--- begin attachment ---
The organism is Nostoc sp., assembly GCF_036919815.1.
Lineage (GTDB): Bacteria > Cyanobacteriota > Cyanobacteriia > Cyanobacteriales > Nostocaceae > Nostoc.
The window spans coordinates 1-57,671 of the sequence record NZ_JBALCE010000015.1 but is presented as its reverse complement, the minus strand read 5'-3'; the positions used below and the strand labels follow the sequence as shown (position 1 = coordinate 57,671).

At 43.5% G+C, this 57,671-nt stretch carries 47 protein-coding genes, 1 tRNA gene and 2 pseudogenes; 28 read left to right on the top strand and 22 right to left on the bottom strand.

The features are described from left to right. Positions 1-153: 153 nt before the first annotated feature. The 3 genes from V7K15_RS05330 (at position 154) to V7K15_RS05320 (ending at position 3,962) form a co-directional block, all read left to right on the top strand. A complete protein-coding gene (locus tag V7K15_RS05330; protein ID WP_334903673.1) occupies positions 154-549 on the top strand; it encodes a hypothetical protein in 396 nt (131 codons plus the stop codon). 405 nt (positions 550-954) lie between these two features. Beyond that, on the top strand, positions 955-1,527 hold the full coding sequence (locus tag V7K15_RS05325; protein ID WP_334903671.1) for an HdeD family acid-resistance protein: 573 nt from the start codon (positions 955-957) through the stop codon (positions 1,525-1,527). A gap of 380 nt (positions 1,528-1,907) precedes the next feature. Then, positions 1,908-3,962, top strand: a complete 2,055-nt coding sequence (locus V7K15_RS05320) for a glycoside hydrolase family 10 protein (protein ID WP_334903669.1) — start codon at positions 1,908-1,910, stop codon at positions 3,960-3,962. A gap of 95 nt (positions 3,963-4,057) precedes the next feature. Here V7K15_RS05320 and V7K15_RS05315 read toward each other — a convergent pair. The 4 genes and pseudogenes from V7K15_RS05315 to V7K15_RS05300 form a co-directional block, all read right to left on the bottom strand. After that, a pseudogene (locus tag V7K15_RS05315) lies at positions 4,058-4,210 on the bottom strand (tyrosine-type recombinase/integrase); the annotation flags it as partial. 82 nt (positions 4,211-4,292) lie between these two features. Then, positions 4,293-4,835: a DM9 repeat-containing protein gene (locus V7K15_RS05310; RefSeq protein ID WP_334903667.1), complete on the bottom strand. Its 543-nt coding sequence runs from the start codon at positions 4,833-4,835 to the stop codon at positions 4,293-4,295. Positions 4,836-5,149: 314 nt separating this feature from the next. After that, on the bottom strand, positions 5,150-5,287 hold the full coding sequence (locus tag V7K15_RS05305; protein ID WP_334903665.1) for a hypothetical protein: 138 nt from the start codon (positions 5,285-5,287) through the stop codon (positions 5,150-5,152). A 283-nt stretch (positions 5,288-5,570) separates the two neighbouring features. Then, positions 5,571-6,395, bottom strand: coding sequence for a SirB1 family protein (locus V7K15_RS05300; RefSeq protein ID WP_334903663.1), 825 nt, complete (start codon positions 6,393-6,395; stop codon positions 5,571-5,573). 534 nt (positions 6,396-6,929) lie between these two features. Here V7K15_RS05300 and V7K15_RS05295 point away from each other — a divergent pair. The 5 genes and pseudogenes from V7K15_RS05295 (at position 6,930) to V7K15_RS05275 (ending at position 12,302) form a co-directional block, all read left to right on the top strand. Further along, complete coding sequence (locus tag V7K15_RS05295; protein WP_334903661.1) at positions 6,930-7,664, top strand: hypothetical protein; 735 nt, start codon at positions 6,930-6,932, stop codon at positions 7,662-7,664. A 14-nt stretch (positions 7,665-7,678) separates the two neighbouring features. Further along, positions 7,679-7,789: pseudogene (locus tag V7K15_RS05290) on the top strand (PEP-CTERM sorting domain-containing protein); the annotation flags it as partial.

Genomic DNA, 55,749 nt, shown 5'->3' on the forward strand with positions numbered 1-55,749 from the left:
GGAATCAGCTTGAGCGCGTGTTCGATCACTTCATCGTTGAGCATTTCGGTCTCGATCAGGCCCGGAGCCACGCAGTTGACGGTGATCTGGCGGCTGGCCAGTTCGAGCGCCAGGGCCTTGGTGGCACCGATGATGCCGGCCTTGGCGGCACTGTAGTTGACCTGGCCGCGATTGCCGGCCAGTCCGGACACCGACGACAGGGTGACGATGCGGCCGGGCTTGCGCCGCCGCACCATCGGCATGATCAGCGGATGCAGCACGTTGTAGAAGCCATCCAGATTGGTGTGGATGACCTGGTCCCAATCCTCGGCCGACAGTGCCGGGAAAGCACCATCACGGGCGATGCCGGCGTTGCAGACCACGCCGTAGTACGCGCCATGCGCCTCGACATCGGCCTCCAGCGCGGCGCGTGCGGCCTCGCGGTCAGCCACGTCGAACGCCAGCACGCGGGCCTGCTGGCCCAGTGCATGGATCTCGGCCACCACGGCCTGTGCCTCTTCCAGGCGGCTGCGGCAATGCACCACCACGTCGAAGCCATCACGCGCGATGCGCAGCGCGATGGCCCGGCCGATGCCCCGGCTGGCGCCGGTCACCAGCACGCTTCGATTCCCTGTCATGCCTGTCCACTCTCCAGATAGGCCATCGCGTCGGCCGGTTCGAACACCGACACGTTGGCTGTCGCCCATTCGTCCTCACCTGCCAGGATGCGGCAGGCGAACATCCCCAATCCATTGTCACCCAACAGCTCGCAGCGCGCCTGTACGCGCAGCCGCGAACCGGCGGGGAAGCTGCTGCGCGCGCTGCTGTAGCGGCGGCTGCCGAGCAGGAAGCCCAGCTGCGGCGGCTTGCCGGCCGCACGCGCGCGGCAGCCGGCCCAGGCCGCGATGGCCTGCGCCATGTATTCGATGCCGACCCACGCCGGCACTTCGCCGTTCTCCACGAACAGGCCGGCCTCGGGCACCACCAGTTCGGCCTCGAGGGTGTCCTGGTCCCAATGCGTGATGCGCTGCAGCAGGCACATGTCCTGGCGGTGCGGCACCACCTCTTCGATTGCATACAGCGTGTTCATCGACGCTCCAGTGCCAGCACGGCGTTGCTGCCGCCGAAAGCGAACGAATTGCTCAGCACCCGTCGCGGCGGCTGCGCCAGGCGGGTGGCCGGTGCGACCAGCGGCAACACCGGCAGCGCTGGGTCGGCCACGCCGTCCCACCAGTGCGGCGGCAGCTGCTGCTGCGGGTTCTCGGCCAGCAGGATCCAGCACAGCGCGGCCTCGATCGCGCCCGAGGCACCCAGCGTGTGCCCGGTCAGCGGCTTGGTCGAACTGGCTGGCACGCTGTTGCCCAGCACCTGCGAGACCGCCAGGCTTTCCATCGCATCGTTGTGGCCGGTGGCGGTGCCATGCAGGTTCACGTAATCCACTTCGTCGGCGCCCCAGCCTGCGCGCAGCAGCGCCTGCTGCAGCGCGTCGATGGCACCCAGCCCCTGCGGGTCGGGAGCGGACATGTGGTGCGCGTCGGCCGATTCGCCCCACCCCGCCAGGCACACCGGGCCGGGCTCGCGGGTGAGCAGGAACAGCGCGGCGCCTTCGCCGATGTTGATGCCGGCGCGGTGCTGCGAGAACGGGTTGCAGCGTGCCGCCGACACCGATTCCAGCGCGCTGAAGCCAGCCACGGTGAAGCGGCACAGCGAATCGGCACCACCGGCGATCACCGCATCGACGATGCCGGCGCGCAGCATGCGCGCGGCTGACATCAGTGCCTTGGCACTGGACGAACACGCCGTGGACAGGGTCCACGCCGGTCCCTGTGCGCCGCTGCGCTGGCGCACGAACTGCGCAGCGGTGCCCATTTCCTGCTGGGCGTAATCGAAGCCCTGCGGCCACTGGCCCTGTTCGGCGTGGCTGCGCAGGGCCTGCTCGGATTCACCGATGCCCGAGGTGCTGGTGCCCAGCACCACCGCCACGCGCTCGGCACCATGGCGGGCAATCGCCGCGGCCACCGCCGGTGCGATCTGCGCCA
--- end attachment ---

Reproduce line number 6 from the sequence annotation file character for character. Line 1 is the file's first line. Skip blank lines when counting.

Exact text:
Genomic DNA, 55,749 nt, shown 5'->3' on the forward strand with positions numbered 1-55,749 from the left: